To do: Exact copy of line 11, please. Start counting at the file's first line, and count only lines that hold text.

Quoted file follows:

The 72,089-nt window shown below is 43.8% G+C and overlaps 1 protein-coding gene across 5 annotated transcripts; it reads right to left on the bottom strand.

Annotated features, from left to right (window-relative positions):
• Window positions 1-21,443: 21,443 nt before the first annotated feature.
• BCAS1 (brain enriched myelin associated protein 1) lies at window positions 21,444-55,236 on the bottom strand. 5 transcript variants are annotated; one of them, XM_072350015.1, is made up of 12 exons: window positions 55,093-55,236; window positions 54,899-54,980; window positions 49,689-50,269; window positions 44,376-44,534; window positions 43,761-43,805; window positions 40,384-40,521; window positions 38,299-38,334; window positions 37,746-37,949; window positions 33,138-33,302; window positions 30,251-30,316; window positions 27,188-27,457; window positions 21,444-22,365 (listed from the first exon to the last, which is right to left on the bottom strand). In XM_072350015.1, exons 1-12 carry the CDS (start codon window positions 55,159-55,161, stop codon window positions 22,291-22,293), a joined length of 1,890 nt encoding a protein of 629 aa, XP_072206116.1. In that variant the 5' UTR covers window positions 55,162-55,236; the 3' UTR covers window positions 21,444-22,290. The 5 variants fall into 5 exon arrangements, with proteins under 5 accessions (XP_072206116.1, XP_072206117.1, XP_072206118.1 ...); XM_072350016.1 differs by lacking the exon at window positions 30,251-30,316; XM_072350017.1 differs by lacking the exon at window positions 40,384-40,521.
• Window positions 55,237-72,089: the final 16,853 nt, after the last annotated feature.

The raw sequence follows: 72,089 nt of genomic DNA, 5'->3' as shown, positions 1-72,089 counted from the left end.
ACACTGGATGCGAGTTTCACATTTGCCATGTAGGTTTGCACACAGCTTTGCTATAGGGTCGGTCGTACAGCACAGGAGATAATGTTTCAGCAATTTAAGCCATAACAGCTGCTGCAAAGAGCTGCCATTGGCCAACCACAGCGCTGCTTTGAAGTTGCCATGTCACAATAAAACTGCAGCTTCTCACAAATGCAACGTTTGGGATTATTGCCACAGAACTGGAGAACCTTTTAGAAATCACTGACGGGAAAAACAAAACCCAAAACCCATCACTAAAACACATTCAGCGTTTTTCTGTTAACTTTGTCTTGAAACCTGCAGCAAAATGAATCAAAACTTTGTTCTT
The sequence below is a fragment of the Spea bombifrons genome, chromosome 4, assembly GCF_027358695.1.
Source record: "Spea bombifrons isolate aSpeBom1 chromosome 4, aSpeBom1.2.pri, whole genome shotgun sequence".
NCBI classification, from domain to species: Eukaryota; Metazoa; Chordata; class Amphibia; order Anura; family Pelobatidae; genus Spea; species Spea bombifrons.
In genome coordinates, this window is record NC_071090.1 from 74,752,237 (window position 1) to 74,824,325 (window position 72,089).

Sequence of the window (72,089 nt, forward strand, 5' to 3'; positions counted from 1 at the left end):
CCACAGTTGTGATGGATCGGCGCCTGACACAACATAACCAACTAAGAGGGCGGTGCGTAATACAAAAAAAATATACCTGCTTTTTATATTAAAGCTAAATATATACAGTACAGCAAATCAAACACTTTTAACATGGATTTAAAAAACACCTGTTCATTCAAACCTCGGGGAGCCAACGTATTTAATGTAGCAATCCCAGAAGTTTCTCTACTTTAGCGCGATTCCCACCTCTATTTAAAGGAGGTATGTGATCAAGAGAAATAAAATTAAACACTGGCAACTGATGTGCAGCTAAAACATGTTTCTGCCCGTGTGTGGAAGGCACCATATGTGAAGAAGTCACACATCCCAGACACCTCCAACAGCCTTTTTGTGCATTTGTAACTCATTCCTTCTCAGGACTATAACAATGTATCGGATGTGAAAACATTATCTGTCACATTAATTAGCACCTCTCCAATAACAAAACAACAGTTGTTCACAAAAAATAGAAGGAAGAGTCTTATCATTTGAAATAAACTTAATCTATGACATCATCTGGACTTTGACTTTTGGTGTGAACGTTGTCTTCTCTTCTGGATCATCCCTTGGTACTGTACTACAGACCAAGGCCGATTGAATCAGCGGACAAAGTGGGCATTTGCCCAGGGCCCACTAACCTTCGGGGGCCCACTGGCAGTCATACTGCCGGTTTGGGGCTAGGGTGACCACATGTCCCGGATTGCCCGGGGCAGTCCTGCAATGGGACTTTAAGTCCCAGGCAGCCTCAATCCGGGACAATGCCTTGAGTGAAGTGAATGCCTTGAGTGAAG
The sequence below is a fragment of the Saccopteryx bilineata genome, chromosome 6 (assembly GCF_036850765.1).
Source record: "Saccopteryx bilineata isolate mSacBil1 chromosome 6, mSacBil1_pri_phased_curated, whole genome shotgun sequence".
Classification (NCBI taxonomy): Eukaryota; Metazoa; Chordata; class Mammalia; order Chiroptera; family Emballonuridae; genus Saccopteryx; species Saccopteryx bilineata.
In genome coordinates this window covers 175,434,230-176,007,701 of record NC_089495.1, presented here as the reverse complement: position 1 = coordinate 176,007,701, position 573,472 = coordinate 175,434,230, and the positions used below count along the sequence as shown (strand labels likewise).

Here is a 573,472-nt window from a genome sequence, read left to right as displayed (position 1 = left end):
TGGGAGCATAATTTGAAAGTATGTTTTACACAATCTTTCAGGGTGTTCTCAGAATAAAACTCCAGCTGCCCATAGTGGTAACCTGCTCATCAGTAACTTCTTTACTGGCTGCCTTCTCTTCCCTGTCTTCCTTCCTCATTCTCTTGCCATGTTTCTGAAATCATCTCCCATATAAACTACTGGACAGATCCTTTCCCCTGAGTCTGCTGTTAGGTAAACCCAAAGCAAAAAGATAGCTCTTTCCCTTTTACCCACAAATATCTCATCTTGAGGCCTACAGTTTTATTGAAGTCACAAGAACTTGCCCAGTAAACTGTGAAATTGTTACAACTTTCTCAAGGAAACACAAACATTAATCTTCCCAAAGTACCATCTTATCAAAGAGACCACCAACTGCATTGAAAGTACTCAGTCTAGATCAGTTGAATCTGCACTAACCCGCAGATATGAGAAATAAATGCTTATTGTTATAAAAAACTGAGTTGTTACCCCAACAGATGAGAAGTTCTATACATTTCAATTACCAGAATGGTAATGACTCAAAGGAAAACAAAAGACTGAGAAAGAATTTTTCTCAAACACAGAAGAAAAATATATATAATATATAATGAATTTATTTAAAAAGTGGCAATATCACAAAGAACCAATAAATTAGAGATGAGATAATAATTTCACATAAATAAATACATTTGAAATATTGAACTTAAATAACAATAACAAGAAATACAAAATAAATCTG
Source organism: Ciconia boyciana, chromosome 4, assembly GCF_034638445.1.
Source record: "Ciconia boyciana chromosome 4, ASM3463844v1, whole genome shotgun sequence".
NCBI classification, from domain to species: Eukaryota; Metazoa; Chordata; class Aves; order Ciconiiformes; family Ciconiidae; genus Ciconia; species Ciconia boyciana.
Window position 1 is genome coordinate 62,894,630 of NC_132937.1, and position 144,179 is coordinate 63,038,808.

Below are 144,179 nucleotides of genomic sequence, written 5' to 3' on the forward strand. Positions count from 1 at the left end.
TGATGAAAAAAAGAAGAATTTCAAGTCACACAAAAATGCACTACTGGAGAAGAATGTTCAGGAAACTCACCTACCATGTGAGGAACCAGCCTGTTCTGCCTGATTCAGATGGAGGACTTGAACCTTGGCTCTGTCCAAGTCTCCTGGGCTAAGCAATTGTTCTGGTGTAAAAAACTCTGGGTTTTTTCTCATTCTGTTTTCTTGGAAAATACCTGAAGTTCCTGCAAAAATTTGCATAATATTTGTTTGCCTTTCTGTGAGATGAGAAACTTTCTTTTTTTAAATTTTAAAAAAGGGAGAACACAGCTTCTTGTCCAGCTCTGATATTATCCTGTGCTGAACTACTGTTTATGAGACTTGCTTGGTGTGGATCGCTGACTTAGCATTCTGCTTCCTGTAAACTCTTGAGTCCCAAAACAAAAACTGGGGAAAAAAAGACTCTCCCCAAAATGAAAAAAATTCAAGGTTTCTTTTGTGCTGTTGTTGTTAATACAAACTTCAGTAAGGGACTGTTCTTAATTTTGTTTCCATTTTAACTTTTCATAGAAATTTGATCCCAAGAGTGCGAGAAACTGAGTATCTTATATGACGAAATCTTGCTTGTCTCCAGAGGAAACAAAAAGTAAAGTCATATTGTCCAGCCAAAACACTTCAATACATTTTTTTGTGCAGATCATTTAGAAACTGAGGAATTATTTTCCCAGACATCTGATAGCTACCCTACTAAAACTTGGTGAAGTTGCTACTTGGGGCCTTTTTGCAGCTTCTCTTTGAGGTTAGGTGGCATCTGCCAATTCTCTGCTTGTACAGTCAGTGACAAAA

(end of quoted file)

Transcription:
In genome coordinates, this window is record NC_071090.1 from 74,752,237 (window position 1) to 74,824,325 (window position 72,089).